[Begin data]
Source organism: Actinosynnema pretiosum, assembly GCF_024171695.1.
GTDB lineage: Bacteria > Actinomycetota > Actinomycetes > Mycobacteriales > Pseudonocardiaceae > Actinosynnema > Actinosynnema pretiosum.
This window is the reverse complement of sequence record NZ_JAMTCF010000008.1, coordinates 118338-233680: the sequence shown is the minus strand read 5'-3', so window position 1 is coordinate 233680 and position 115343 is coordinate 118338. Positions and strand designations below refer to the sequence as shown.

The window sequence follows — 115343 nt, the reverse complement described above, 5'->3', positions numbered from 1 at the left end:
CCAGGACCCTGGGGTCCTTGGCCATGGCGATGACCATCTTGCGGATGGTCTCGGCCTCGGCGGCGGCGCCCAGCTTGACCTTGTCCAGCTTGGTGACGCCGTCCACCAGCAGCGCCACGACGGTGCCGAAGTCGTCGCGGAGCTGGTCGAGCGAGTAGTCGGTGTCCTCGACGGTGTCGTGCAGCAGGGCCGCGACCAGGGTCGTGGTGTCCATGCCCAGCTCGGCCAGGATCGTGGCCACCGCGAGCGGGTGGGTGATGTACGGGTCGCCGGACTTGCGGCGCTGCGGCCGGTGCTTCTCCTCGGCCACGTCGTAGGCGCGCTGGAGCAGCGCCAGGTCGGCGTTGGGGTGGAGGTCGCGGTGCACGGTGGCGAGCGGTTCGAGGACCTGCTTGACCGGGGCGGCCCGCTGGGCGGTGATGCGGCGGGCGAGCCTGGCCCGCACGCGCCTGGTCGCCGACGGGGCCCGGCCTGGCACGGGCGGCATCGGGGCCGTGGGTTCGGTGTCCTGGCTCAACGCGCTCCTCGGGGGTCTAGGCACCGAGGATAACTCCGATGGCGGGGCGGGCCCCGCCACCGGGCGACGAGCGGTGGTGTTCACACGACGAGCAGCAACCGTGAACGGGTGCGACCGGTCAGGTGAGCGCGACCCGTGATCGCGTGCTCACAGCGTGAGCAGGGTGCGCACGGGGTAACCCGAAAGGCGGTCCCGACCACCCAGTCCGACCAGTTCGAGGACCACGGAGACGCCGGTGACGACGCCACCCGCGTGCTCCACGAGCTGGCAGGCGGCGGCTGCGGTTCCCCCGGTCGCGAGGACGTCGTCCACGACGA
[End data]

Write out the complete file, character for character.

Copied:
Source organism: Actinosynnema pretiosum, assembly GCF_024171695.1.
GTDB lineage: Bacteria > Actinomycetota > Actinomycetes > Mycobacteriales > Pseudonocardiaceae > Actinosynnema > Actinosynnema pretiosum.
This window is the reverse complement of sequence record NZ_JAMTCF010000008.1, coordinates 118338-233680: the sequence shown is the minus strand read 5'-3', so window position 1 is coordinate 233680 and position 115343 is coordinate 118338. Positions and strand designations below refer to the sequence as shown.

The window sequence follows — 115343 nt, the reverse complement described above, 5'->3', positions numbered from 1 at the left end:
CCAGGACCCTGGGGTCCTTGGCCATGGCGATGACCATCTTGCGGATGGTCTCGGCCTCGGCGGCGGCGCCCAGCTTGACCTTGTCCAGCTTGGTGACGCCGTCCACCAGCAGCGCCACGACGGTGCCGAAGTCGTCGCGGAGCTGGTCGAGCGAGTAGTCGGTGTCCTCGACGGTGTCGTGCAGCAGGGCCGCGACCAGGGTCGTGGTGTCCATGCCCAGCTCGGCCAGGATCGTGGCCACCGCGAGCGGGTGGGTGATGTACGGGTCGCCGGACTTGCGGCGCTGCGGCCGGTGCTTCTCCTCGGCCACGTCGTAGGCGCGCTGGAGCAGCGCCAGGTCGGCGTTGGGGTGGAGGTCGCGGTGCACGGTGGCGAGCGGTTCGAGGACCTGCTTGACCGGGGCGGCCCGCTGGGCGGTGATGCGGCGGGCGAGCCTGGCCCGCACGCGCCTGGTCGCCGACGGGGCCCGGCCTGGCACGGGCGGCATCGGGGCCGTGGGTTCGGTGTCCTGGCTCAACGCGCTCCTCGGGGGTCTAGGCACCGAGGATAACTCCGATGGCGGGGCGGGCCCCGCCACCGGGCGACGAGCGGTGGTGTTCACACGACGAGCAGCAACCGTGAACGGGTGCGACCGGTCAGGTGAGCGCGACCCGTGATCGCGTGCTCACAGCGTGAGCAGGGTGCGCACGGGGTAACCCGAAAGGCGGTCCCGACCACCCAGTCCGACCAGTTCGAGGACCACGGAGACGCCGGTGACGACGCCACCCGCGTGCTCCACGAGCTGGCAGGCGGCGGCTGCGGTTCCCCCGGTCGCGAGGACGTCGTCCACGACGA